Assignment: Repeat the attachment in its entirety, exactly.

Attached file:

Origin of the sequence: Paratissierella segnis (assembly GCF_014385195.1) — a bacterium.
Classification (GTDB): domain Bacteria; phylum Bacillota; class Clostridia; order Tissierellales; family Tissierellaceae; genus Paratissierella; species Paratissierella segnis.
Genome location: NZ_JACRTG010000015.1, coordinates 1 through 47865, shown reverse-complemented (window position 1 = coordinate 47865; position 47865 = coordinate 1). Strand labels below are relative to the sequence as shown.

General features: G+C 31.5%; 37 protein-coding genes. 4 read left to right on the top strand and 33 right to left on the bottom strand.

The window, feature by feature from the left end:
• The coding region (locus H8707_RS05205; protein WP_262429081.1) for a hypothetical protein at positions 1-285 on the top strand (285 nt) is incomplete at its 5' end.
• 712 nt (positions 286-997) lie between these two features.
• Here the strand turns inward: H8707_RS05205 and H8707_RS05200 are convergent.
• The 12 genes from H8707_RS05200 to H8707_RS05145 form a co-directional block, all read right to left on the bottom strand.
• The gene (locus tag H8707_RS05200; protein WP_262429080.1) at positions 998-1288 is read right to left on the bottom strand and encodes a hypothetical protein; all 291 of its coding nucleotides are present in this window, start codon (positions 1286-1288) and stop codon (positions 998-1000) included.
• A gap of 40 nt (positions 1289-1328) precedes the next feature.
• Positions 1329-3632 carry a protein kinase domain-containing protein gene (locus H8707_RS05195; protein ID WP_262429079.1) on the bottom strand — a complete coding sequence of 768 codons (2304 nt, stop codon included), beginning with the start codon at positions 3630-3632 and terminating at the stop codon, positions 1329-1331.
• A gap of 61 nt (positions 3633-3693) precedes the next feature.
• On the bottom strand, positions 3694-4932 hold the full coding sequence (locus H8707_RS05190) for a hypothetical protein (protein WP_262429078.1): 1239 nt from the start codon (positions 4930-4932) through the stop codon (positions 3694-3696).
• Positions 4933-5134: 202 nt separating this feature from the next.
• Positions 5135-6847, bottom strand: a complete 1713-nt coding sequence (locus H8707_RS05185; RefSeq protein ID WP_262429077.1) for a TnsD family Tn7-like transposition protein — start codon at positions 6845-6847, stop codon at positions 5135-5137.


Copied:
Origin of the sequence: Paratissierella segnis (assembly GCF_014385195.1) — a bacterium.
Classification (GTDB): domain Bacteria; phylum Bacillota; class Clostridia; order Tissierellales; family Tissierellaceae; genus Paratissierella; species Paratissierella segnis.
Genome location: NZ_JACRTG010000015.1, coordinates 1 through 47865, shown reverse-complemented (window position 1 = coordinate 47865; position 47865 = coordinate 1). Strand labels below are relative to the sequence as shown.

General features: G+C 31.5%; 37 protein-coding genes. 4 read left to right on the top strand and 33 right to left on the bottom strand.

The window, feature by feature from the left end:
• The coding region (locus H8707_RS05205; protein WP_262429081.1) for a hypothetical protein at positions 1-285 on the top strand (285 nt) is incomplete at its 5' end.
• 712 nt (positions 286-997) lie between these two features.
• Here the strand turns inward: H8707_RS05205 and H8707_RS05200 are convergent.
• The 12 genes from H8707_RS05200 to H8707_RS05145 form a co-directional block, all read right to left on the bottom strand.
• The gene (locus tag H8707_RS05200; protein WP_262429080.1) at positions 998-1288 is read right to left on the bottom strand and encodes a hypothetical protein; all 291 of its coding nucleotides are present in this window, start codon (positions 1286-1288) and stop codon (positions 998-1000) included.
• A gap of 40 nt (positions 1289-1328) precedes the next feature.
• Positions 1329-3632 carry a protein kinase domain-containing protein gene (locus H8707_RS05195; protein ID WP_262429079.1) on the bottom strand — a complete coding sequence of 768 codons (2304 nt, stop codon included), beginning with the start codon at positions 3630-3632 and terminating at the stop codon, positions 1329-1331.
• A gap of 61 nt (positions 3633-3693) precedes the next feature.
• On the bottom strand, positions 3694-4932 hold the full coding sequence (locus H8707_RS05190) for a hypothetical protein (protein WP_262429078.1): 1239 nt from the start codon (positions 4930-4932) through the stop codon (positions 3694-3696).
• Positions 4933-5134: 202 nt separating this feature from the next.
• Positions 5135-6847, bottom strand: a complete 1713-nt coding sequence (locus H8707_RS05185; RefSeq protein ID WP_262429077.1) for a TnsD family Tn7-like transposition protein — start codon at positions 6845-6847, stop codon at positions 5135-5137.